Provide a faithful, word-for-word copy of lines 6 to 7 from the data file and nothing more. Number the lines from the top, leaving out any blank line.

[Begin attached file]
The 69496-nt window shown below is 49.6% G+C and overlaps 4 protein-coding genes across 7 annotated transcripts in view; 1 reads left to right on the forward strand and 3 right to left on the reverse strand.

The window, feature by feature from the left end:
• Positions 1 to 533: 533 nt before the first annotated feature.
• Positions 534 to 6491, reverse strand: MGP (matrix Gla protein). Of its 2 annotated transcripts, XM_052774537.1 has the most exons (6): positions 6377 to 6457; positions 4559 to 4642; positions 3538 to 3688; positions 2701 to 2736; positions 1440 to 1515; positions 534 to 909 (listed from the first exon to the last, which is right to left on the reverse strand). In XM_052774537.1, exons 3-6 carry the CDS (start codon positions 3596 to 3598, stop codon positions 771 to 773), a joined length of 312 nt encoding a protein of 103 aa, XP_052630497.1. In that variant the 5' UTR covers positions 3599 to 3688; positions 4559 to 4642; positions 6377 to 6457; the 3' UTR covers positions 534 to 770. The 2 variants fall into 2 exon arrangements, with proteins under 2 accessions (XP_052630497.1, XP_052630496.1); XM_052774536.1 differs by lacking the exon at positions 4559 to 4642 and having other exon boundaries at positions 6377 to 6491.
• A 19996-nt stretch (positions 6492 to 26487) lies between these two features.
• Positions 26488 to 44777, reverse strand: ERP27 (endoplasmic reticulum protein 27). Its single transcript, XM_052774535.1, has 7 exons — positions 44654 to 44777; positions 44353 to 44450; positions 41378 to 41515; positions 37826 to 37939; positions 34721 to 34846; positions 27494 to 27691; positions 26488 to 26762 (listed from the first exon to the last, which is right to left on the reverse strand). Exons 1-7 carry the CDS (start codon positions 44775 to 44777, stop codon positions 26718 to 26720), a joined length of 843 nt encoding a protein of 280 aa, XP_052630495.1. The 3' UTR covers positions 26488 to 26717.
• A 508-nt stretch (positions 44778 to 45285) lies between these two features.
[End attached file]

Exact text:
• Positions 26488 to 44777, reverse strand: ERP27 (endoplasmic reticulum protein 27). Its single transcript, XM_052774535.1, has 7 exons — positions 44654 to 44777; positions 44353 to 44450; positions 41378 to 41515; positions 37826 to 37939; positions 34721 to 34846; positions 27494 to 27691; positions 26488 to 26762 (listed from the first exon to the last, which is right to left on the reverse strand). Exons 1-7 carry the CDS (start codon positions 44775 to 44777, stop codon positions 26718 to 26720), a joined length of 843 nt encoding a protein of 280 aa, XP_052630495.1. The 3' UTR covers positions 26488 to 26717.
• A 508-nt stretch (positions 44778 to 45285) lies between these two features.